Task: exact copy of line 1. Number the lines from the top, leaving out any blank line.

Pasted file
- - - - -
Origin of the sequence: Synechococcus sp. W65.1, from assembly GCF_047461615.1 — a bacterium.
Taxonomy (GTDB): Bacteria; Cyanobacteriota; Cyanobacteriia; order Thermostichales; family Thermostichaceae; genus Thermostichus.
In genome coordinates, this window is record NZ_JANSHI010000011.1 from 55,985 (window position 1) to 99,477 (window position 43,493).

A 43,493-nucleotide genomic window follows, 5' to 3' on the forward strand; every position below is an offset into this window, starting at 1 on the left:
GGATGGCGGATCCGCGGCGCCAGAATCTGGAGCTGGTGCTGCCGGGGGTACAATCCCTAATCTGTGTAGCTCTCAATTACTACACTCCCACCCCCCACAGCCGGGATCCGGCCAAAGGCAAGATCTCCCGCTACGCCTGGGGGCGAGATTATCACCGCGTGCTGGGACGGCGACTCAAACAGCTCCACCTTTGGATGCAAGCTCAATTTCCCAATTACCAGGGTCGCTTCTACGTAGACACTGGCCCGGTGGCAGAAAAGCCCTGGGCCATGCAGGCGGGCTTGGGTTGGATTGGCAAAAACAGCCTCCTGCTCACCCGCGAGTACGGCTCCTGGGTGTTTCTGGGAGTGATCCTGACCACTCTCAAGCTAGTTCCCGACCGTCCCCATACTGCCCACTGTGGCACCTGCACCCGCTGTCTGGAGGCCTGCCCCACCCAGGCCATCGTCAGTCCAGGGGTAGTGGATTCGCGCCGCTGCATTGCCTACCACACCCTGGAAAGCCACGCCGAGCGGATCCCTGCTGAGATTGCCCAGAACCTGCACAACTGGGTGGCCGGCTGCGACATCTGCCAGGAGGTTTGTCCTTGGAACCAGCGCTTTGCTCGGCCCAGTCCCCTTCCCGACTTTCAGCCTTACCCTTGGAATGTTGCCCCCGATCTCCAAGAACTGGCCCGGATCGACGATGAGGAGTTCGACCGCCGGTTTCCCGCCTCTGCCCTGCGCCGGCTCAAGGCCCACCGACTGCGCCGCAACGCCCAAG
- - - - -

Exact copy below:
Origin of the sequence: Synechococcus sp. W65.1, from assembly GCF_047461615.1 — a bacterium.